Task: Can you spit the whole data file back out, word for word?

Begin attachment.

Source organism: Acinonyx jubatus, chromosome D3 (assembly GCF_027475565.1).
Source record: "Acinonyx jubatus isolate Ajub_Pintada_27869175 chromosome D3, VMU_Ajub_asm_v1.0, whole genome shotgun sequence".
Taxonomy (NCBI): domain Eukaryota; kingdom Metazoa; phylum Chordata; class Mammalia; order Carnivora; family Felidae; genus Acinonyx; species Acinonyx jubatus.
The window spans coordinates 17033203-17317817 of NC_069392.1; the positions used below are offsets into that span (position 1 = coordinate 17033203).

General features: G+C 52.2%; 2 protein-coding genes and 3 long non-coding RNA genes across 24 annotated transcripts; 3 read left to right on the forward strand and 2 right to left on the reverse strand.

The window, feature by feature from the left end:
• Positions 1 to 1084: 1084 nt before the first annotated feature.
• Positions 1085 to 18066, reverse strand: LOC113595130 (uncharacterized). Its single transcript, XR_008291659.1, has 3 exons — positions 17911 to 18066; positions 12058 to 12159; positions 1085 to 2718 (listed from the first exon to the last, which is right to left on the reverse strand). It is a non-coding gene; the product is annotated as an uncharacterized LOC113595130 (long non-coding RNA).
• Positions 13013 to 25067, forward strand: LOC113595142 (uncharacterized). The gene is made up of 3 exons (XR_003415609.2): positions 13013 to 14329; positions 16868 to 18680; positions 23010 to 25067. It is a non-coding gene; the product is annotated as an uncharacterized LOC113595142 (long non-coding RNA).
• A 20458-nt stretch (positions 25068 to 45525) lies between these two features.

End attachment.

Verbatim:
Source organism: Acinonyx jubatus, chromosome D3 (assembly GCF_027475565.1).
Source record: "Acinonyx jubatus isolate Ajub_Pintada_27869175 chromosome D3, VMU_Ajub_asm_v1.0, whole genome shotgun sequence".
Taxonomy (NCBI): domain Eukaryota; kingdom Metazoa; phylum Chordata; class Mammalia; order Carnivora; family Felidae; genus Acinonyx; species Acinonyx jubatus.
The window spans coordinates 17033203-17317817 of NC_069392.1; the positions used below are offsets into that span (position 1 = coordinate 17033203).

General features: G+C 52.2%; 2 protein-coding genes and 3 long non-coding RNA genes across 24 annotated transcripts; 3 read left to right on the forward strand and 2 right to left on the reverse strand.

The window, feature by feature from the left end:
• Positions 1 to 1084: 1084 nt before the first annotated feature.
• Positions 1085 to 18066, reverse strand: LOC113595130 (uncharacterized). Its single transcript, XR_008291659.1, has 3 exons — positions 17911 to 18066; positions 12058 to 12159; positions 1085 to 2718 (listed from the first exon to the last, which is right to left on the reverse strand). It is a non-coding gene; the product is annotated as an uncharacterized LOC113595130 (long non-coding RNA).
• Positions 13013 to 25067, forward strand: LOC113595142 (uncharacterized). The gene is made up of 3 exons (XR_003415609.2): positions 13013 to 14329; positions 16868 to 18680; positions 23010 to 25067. It is a non-coding gene; the product is annotated as an uncharacterized LOC113595142 (long non-coding RNA).
• A 20458-nt stretch (positions 25068 to 45525) lies between these two features.